New Hampshire is preparing to roll out COVID-19 vaccines for children ages 5 to 11 after federal health officials gave a green light to the child-sized doses.
On Tuesday, the U.S. Centers for Disease Control and Prevention’s independent advisory panel unanimously recommended children in that age group should be vaccinated against the virus.
The move makes an estimated 28 million U.S. children — including an estimated 125,000 in New Hampshire — eligible for vaccinations as early as this week.
President Joe Biden’s administration said it and Pfizer are packing and shipping 15 million doses of the pediatric vaccines to states and providers.
Gov. Chris Sununu said the state has pre-ordered 15,000 doses and expects to be able to offer the vaccines to eligible children within the next week. He said the vaccines will likely be available at pharmacies before then.
“Some may take a week or two to get their final shipments in, but we’ll have a lot of availability for parents, if they so choose to make that choice for their kids,” Sununu told reporters at a Tuesday briefing.
Sununu said the state isn’t requiring children get vaccinated for COVID-19, but urged Granite State parents to get their kids vaccinated to prevent further spread of the virus.
The CDC’s Advisory Committee on Immunization Practice approval of vaccines for younger kids follows a similar recommendation last week by the Food and Drug Administration, which called for smaller doses – roughly one-third of the amount given to teenagers and adults – for emergency use.
The FDA reviewed the findings of clinical trials, which found the kid-size vaccine is nearly 91% effective at preventing symptomatic COVID-19.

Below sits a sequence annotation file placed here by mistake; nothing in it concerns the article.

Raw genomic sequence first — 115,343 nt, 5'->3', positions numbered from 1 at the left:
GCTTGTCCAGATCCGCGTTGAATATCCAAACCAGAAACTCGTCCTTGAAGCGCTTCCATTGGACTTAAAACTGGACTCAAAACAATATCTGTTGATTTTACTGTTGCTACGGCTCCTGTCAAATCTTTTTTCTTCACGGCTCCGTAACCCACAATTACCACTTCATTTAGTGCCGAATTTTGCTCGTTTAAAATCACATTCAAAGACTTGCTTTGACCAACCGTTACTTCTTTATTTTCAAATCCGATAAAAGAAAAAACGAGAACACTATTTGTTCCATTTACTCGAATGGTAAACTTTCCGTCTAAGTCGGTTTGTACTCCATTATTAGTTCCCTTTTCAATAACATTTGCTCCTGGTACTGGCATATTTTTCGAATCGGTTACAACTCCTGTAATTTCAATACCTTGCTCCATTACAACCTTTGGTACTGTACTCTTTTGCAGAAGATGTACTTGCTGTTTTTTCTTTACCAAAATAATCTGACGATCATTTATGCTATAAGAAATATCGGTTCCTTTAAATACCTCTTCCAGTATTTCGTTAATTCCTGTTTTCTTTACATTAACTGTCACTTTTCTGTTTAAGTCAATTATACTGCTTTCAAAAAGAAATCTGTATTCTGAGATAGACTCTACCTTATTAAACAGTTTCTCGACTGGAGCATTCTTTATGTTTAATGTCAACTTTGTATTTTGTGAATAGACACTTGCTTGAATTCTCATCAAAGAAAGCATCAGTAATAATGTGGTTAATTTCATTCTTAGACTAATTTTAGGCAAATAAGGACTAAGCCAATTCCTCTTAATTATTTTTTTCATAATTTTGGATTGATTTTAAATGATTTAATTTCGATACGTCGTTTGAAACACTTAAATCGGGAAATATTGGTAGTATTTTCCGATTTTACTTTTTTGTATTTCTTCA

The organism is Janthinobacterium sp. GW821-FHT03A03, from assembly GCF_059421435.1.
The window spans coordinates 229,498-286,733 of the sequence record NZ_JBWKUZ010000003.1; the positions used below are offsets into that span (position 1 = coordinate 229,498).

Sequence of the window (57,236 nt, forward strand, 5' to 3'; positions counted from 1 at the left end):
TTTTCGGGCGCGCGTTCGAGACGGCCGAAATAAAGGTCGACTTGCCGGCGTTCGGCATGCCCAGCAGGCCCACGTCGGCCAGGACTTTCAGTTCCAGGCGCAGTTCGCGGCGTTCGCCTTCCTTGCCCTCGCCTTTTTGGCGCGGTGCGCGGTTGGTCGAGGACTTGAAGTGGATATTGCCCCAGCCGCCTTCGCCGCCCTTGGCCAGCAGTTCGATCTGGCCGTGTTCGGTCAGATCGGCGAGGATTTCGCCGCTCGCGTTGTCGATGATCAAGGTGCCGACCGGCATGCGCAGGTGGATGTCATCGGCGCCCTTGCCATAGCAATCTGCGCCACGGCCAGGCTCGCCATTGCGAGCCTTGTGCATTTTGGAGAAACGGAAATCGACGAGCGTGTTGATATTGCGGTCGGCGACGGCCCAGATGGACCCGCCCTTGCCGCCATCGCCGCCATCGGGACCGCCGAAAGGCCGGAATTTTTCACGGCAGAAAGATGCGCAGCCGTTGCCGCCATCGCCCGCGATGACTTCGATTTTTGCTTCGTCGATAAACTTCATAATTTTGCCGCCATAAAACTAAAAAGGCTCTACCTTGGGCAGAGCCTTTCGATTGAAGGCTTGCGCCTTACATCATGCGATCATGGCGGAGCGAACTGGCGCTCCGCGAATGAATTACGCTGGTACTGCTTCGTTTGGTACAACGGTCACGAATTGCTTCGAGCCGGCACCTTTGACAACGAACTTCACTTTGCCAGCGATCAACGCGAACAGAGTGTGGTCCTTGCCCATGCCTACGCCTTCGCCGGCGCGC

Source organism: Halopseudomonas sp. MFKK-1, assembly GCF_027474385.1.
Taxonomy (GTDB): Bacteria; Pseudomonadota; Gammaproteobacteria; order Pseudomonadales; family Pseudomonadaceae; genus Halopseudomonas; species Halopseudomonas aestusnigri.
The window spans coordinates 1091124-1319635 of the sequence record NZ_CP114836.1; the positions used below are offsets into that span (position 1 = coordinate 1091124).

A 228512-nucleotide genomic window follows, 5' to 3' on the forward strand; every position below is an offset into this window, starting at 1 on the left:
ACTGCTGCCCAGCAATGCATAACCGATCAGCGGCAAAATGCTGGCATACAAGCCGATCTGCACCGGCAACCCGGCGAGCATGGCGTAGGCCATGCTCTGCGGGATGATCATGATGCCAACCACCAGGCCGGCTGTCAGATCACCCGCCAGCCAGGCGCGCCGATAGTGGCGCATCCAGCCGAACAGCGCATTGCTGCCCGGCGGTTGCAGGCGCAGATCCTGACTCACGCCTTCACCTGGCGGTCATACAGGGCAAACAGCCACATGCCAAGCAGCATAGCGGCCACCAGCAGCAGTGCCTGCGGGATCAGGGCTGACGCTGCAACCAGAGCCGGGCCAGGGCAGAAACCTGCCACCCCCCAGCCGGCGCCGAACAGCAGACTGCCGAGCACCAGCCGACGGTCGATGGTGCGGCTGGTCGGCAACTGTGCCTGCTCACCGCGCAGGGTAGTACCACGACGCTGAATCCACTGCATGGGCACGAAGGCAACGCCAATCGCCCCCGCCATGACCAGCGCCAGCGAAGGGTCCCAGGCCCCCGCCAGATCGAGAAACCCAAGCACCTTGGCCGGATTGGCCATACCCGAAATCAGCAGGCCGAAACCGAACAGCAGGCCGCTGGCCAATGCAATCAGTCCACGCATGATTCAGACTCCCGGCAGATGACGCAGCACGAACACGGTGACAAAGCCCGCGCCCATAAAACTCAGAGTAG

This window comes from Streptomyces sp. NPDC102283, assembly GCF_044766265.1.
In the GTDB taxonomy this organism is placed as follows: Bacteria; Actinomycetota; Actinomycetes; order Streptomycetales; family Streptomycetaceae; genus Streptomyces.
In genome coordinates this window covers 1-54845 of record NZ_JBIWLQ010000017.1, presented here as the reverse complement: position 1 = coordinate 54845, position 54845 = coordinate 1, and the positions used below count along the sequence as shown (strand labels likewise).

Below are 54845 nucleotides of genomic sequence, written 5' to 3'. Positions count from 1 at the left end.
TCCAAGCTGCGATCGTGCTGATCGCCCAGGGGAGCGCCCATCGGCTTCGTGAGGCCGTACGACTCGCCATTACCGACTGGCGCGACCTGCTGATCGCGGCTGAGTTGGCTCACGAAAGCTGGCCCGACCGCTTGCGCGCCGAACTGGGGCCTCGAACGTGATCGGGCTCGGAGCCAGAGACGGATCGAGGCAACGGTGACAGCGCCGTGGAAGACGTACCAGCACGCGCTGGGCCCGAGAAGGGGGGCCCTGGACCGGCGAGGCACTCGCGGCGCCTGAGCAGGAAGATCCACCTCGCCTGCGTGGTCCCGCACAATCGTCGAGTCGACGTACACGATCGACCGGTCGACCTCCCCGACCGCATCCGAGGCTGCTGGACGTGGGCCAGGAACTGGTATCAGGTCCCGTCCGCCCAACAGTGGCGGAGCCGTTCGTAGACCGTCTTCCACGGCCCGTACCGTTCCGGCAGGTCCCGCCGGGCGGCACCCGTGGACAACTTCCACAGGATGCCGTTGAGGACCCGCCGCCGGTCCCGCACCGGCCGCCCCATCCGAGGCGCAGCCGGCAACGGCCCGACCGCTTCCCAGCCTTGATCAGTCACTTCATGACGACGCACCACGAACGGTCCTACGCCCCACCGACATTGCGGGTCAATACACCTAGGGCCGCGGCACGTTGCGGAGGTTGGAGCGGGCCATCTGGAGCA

Side-effects among the 3,000 children who participated in the Pfizer vaccine study were minor and included sore arms, a fever or mild aches, the FDA said.
Dr. Benjamin Chan, New Hampshire’s epidemiologist, said eligible children will get two shots of the pediatric vaccine at least three weeks apart. He said doses will be smaller than those given to teenagers and adults and clinical trials reviewed by federal health agencies have been shown them to be safe and effective for kids.
Public schools have been asked to offer pop-up clinics for children, and state health officials are planning a public education campaign to vaccinate the younger age group.
The state has also posted an online map of 200 vaccine sites for children ages 5-11 at pharmacies, hospitals, doctor’s offices and walk-in clinics.
Chan said while the number of COVID-19 infections in New Hampshire – including those among the 5-11 age group – remains low, the latest health shows the virus is still spreading.
New Hampshire is averaging 500 and 600 COVID-19 cases per day and has a test positivity rate of more than 6%, he said Tuesday.
While children have been spared the worst health impacts from COVID-19, the 5- to 11-year-old age group still has been seriously affected, according to the CDC.
“The chances a child will have severe COVID, require hospitalization or develop a long-term complication like MIS-C remains low but still the risk remains too high and too devastating to our children and far higher for many other diseases for which we vaccinate our children,” Dr. Rochelle Walensky, the federal agency’s director, said on Tuesday.
Nationwide, more than 8,300 hospitalizations for COVID infection have been among the 5-11 age group, roughly one-third of which required intensive care.
At least 94 children in that age group have died, the CDC says.
This article was originally posted on New Hampshire prepares for a rollout of pediatric vaccines